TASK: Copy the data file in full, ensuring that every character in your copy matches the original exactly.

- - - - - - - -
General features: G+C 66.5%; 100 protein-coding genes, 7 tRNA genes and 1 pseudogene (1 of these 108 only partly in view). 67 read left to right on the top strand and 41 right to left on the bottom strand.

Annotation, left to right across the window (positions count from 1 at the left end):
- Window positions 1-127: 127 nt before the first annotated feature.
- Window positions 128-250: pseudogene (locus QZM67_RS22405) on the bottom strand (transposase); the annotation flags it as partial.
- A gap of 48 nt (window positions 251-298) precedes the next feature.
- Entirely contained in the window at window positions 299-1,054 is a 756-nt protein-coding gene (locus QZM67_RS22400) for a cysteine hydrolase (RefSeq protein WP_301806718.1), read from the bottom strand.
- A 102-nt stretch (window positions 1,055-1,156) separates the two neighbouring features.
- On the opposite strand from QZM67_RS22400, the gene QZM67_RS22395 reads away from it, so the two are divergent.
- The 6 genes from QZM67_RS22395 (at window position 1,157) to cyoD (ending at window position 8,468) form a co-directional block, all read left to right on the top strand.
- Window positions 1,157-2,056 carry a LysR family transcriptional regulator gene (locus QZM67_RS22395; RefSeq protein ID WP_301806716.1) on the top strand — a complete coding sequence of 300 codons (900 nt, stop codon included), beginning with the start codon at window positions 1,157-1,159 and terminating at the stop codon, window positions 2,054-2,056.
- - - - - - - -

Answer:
General features: G+C 66.5%; 100 protein-coding genes, 7 tRNA genes and 1 pseudogene (1 of these 108 only partly in view). 67 read left to right on the top strand and 41 right to left on the bottom strand.

Annotation, left to right across the window (positions count from 1 at the left end):
- Window positions 1-127: 127 nt before the first annotated feature.
- Window positions 128-250: pseudogene (locus QZM67_RS22405) on the bottom strand (transposase); the annotation flags it as partial.
- A gap of 48 nt (window positions 251-298) precedes the next feature.
- Entirely contained in the window at window positions 299-1,054 is a 756-nt protein-coding gene (locus QZM67_RS22400) for a cysteine hydrolase (RefSeq protein WP_301806718.1), read from the bottom strand.
- A 102-nt stretch (window positions 1,055-1,156) separates the two neighbouring features.
- On the opposite strand from QZM67_RS22400, the gene QZM67_RS22395 reads away from it, so the two are divergent.
- The 6 genes from QZM67_RS22395 (at window position 1,157) to cyoD (ending at window position 8,468) form a co-directional block, all read left to right on the top strand.
- Window positions 1,157-2,056 carry a LysR family transcriptional regulator gene (locus QZM67_RS22395; RefSeq protein ID WP_301806716.1) on the top strand — a complete coding sequence of 300 codons (900 nt, stop codon included), beginning with the start codon at window positions 1,157-1,159 and terminating at the stop codon, window positions 2,054-2,056.